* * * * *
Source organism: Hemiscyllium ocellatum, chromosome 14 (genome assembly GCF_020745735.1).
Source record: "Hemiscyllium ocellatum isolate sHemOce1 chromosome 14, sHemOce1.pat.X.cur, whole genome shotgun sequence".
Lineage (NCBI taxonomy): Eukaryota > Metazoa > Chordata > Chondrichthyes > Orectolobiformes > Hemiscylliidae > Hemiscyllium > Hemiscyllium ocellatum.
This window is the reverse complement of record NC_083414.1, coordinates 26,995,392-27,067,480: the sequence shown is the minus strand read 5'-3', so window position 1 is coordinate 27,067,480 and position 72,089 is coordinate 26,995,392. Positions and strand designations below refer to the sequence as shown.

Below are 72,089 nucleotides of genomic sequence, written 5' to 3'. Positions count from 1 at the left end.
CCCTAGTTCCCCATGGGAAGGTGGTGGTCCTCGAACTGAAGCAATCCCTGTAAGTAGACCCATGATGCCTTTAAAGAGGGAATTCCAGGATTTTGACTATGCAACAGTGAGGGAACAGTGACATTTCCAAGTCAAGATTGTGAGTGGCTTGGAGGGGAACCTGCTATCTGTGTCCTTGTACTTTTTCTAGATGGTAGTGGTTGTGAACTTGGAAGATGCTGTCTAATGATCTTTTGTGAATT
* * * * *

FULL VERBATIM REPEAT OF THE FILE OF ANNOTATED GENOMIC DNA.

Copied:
Source organism: Hemiscyllium ocellatum, chromosome 14 (genome assembly GCF_020745735.1).
Source record: "Hemiscyllium ocellatum isolate sHemOce1 chromosome 14, sHemOce1.pat.X.cur, whole genome shotgun sequence".
Lineage (NCBI taxonomy): Eukaryota > Metazoa > Chordata > Chondrichthyes > Orectolobiformes > Hemiscylliidae > Hemiscyllium > Hemiscyllium ocellatum.
This window is the reverse complement of record NC_083414.1, coordinates 26,995,392-27,067,480: the sequence shown is the minus strand read 5'-3', so window position 1 is coordinate 27,067,480 and position 72,089 is coordinate 26,995,392. Positions and strand designations below refer to the sequence as shown.

Below are 72,089 nucleotides of genomic sequence, written 5' to 3'. Positions count from 1 at the left end.
CCCTAGTTCCCCATGGGAAGGTGGTGGTCCTCGAACTGAAGCAATCCCTGTAAGTAGACCCATGATGCCTTTAAAGAGGGAATTCCAGGATTTTGACTATGCAACAGTGAGGGAACAGTGACATTTCCAAGTCAAGATTGTGAGTGGCTTGGAGGGGAACCTGCTATCTGTGTCCTTGTACTTTTTCTAGATGGTAGTGGTTGTGAACTTGGAAGATGCTGTCTAATGATCTTTTGTGAATT